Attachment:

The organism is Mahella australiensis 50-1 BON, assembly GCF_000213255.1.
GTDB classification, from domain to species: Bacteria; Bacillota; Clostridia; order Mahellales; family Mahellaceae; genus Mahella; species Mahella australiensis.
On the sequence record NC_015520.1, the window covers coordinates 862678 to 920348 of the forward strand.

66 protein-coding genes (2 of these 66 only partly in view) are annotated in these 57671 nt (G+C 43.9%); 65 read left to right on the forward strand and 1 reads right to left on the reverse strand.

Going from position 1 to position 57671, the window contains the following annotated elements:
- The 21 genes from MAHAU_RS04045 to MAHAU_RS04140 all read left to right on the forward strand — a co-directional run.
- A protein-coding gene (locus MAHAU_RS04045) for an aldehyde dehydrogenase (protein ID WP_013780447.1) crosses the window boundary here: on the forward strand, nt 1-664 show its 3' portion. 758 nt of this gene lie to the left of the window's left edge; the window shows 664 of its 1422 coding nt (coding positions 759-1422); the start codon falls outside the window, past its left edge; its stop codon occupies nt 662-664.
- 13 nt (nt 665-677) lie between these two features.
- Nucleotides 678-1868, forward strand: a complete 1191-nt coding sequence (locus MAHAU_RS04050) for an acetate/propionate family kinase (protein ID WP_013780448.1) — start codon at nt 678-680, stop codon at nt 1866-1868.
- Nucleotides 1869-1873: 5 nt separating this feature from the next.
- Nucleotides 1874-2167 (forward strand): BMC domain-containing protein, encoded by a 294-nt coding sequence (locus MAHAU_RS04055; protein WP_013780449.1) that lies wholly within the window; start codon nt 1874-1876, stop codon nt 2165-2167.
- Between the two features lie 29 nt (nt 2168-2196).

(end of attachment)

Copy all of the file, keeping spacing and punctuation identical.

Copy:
The organism is Mahella australiensis 50-1 BON, assembly GCF_000213255.1.
GTDB classification, from domain to species: Bacteria; Bacillota; Clostridia; order Mahellales; family Mahellaceae; genus Mahella; species Mahella australiensis.
On the sequence record NC_015520.1, the window covers coordinates 862678 to 920348 of the forward strand.

66 protein-coding genes (2 of these 66 only partly in view) are annotated in these 57671 nt (G+C 43.9%); 65 read left to right on the forward strand and 1 reads right to left on the reverse strand.

Going from position 1 to position 57671, the window contains the following annotated elements:
- The 21 genes from MAHAU_RS04045 to MAHAU_RS04140 all read left to right on the forward strand — a co-directional run.
- A protein-coding gene (locus MAHAU_RS04045) for an aldehyde dehydrogenase (protein ID WP_013780447.1) crosses the window boundary here: on the forward strand, nt 1-664 show its 3' portion. 758 nt of this gene lie to the left of the window's left edge; the window shows 664 of its 1422 coding nt (coding positions 759-1422); the start codon falls outside the window, past its left edge; its stop codon occupies nt 662-664.
- 13 nt (nt 665-677) lie between these two features.
- Nucleotides 678-1868, forward strand: a complete 1191-nt coding sequence (locus MAHAU_RS04050) for an acetate/propionate family kinase (protein ID WP_013780448.1) — start codon at nt 678-680, stop codon at nt 1866-1868.
- Nucleotides 1869-1873: 5 nt separating this feature from the next.
- Nucleotides 1874-2167 (forward strand): BMC domain-containing protein, encoded by a 294-nt coding sequence (locus MAHAU_RS04055; protein WP_013780449.1) that lies wholly within the window; start codon nt 1874-1876, stop codon nt 2165-2167.
- Between the two features lie 29 nt (nt 2168-2196).